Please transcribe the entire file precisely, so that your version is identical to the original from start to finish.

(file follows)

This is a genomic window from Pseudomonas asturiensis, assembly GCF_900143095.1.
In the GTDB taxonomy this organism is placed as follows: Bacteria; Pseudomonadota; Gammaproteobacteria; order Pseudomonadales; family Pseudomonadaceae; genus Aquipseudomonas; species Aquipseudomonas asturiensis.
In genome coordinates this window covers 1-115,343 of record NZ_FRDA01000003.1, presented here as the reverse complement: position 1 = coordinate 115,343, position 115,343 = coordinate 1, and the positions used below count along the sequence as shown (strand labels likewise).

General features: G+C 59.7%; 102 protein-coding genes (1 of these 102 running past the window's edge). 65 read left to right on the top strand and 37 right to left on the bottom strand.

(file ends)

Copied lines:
This is a genomic window from Pseudomonas asturiensis, assembly GCF_900143095.1.
In the GTDB taxonomy this organism is placed as follows: Bacteria; Pseudomonadota; Gammaproteobacteria; order Pseudomonadales; family Pseudomonadaceae; genus Aquipseudomonas; species Aquipseudomonas asturiensis.
In genome coordinates this window covers 1-115,343 of record NZ_FRDA01000003.1, presented here as the reverse complement: position 1 = coordinate 115,343, position 115,343 = coordinate 1, and the positions used below count along the sequence as shown (strand labels likewise).

General features: G+C 59.7%; 102 protein-coding genes (1 of these 102 running past the window's edge). 65 read left to right on the top strand and 37 right to left on the bottom strand.